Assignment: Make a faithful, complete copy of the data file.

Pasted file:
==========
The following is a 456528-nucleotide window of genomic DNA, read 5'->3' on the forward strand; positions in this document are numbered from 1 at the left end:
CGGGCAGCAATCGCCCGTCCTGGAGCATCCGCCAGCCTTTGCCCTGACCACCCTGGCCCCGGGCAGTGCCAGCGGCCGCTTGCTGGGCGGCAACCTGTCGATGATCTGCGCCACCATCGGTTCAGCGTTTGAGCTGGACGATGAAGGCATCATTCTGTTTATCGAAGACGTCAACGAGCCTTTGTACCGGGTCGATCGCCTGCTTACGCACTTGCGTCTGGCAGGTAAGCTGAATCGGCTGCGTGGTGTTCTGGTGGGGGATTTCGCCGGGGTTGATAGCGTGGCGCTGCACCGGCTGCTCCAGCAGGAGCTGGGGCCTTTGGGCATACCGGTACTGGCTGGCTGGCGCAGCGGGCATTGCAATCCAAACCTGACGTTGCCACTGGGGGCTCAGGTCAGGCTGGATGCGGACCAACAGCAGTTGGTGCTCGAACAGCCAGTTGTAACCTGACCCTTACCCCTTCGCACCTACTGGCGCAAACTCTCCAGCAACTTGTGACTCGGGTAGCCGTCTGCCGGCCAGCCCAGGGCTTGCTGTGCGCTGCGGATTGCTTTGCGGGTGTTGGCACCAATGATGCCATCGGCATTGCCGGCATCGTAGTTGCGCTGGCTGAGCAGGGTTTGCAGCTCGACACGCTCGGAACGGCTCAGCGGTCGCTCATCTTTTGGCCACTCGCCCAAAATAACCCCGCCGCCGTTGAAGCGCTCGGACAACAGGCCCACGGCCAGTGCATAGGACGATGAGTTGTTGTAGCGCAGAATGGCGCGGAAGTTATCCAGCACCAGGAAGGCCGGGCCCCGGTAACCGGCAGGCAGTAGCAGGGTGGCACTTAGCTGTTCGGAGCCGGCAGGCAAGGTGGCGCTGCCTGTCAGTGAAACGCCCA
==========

The following is a 456528-nucleotide window of genomic DNA, read 5'->3' on the forward strand; positions in this document are numbered from 1 at the left end:
CGGGCAGCAATCGCCCGTCCTGGAGCATCCGCCAGCCTTTGCCCTGACCACCCTGGCCCCGGGCAGTGCCAGCGGCCGCTTGCTGGGCGGCAACCTGTCGATGATCTGCGCCACCATCGGTTCAGCGTTTGAGCTGGACGATGAAGGCATCATTCTGTTTATCGAAGACGTCAACGAGCCTTTGTACCGGGTCGATCGCCTGCTTACGCACTTGCGTCTGGCAGGTAAGCTGAATCGGCTGCGTGGTGTTCTGGTGGGGGATTTCGCCGGGGTTGATAGCGTGGCGCTGCACCGGCTGCTCCAGCAGGAGCTGGGGCCTTTGGGCATACCGGTACTGGCTGGCTGGCGCAGCGGGCATTGCAATCCAAACCTGACGTTGCCACTGGGGGCTCAGGTCAGGCTGGATGCGGACCAACAGCAGTTGGTGCTCGAACAGCCAGTTGTAACCTGACCCTTACCCCTTCGCACCTACTGGCGCAAACTCTCCAGCAACTTGTGACTCGGGTAGCCGTCTGCCGGCCAGCCCAGGGCTTGCTGTGCGCTGCGGATTGCTTTGCGGGTGTTGGCACCAATGATGCCATCGGCATTGCCGGCATCGTAGTTGCGCTGGCTGAGCAGGGTTTGCAGCTCGACACGCTCGGAACGGCTCAGCGGTCGCTCATCTTTTGGCCACTCGCCCAAAATAACCCCGCCGCCGTTGAAGCGCTCGGACAACAGGCCCACGGCCAGTGCATAGGACGATGAGTTGTTGTAGCGCAGAATGGCGCGGAAGTTATCCAGCACCAGGAAGGCCGGGCCCCGGTAACCGGCAGGCAGTAGCAGGGTGGCACTTAGCTGTTCGGAGCCGGCAGGCAAGGTGGCGCTGCCTGTCAGTGAAACGCCCA